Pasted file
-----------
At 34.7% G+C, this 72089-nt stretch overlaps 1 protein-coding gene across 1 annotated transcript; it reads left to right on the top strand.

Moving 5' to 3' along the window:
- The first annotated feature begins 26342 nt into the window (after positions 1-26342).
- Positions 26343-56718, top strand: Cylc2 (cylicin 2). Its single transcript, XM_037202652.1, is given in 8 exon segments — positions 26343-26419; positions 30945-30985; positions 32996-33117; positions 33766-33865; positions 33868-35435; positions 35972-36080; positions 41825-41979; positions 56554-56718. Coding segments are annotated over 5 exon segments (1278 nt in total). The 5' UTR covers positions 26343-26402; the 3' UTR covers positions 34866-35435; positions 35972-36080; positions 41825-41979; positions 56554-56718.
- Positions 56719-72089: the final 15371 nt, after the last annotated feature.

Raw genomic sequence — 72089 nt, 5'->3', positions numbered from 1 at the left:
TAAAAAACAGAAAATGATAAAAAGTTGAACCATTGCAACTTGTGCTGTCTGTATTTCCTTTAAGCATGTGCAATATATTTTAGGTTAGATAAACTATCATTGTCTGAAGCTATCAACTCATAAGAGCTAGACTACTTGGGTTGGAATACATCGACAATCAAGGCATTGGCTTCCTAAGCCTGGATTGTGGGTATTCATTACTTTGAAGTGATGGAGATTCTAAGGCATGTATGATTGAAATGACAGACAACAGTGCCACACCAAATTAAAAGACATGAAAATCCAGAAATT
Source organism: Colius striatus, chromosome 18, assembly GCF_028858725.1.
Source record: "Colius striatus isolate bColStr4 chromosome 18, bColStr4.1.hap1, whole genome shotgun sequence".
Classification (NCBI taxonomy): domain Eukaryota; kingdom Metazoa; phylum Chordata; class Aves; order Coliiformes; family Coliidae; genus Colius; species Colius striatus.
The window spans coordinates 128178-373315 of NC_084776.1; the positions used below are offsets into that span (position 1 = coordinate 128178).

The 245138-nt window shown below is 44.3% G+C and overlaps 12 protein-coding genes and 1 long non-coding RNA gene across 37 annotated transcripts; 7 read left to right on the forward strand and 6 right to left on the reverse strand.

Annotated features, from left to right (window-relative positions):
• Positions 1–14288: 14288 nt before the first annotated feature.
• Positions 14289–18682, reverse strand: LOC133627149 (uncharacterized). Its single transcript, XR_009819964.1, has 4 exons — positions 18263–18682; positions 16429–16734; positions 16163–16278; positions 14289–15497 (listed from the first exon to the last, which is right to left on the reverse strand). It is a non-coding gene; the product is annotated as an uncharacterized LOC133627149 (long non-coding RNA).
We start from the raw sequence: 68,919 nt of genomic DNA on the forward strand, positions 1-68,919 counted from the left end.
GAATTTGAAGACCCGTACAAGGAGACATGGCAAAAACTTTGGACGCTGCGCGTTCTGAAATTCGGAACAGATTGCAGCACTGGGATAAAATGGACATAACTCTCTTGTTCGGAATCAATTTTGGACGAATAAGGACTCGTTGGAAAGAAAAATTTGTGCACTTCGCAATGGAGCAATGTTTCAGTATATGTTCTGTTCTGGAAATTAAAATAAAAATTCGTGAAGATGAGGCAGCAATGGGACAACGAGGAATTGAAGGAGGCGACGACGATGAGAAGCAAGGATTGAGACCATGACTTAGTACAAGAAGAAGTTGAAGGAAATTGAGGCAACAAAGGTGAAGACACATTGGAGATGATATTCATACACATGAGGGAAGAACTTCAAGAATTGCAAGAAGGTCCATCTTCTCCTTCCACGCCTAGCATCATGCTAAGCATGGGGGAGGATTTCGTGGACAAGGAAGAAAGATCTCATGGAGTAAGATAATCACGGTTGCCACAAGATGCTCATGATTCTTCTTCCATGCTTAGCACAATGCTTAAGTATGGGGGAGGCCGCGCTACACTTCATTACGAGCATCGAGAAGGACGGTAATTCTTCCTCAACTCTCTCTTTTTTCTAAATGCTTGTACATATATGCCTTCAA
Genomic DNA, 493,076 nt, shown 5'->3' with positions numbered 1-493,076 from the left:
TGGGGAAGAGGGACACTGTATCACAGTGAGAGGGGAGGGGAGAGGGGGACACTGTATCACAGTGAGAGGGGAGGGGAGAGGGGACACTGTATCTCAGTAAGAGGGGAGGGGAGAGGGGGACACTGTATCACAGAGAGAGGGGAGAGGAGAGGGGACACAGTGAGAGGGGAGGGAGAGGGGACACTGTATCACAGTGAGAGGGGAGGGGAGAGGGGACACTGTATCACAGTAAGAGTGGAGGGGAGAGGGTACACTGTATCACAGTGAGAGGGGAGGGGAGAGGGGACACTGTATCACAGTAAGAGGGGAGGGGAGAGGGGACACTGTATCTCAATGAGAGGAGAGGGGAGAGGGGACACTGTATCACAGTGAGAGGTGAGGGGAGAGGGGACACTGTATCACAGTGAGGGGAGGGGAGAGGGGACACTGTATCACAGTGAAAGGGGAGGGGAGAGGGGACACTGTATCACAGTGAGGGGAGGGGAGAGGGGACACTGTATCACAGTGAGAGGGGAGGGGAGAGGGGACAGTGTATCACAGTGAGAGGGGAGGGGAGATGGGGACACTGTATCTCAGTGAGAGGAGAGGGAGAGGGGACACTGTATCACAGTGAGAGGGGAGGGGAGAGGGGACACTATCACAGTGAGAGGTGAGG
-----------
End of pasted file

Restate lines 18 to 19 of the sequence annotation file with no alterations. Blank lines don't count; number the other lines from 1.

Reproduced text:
Genomic DNA, 493,076 nt, shown 5'->3' with positions numbered 1-493,076 from the left:
TGGGGAAGAGGGACACTGTATCACAGTGAGAGGGGAGGGGAGAGGGGGACACTGTATCACAGTGAGAGGGGAGGGGAGAGGGGACACTGTATCTCAGTAAGAGGGGAGGGGAGAGGGGGACACTGTATCACAGAGAGAGGGGAGAGGAGAGGGGACACAGTGAGAGGGGAGGGAGAGGGGACACTGTATCACAGTGAGAGGGGAGGGGAGAGGGGACACTGTATCACAGTAAGAGTGGAGGGGAGAGGGTACACTGTATCACAGTGAGAGGGGAGGGGAGAGGGGACACTGTATCACAGTAAGAGGGGAGGGGAGAGGGGACACTGTATCTCAATGAGAGGAGAGGGGAGAGGGGACACTGTATCACAGTGAGAGGTGAGGGGAGAGGGGACACTGTATCACAGTGAGGGGAGGGGAGAGGGGACACTGTATCACAGTGAAAGGGGAGGGGAGAGGGGACACTGTATCACAGTGAGGGGAGGGGAGAGGGGACACTGTATCACAGTGAGAGGGGAGGGGAGAGGGGACAGTGTATCACAGTGAGAGGGGAGGGGAGATGGGGACACTGTATCTCAGTGAGAGGAGAGGGAGAGGGGACACTGTATCACAGTGAGAGGGGAGGGGAGAGGGGACACTATCACAGTGAGAGGTGAGG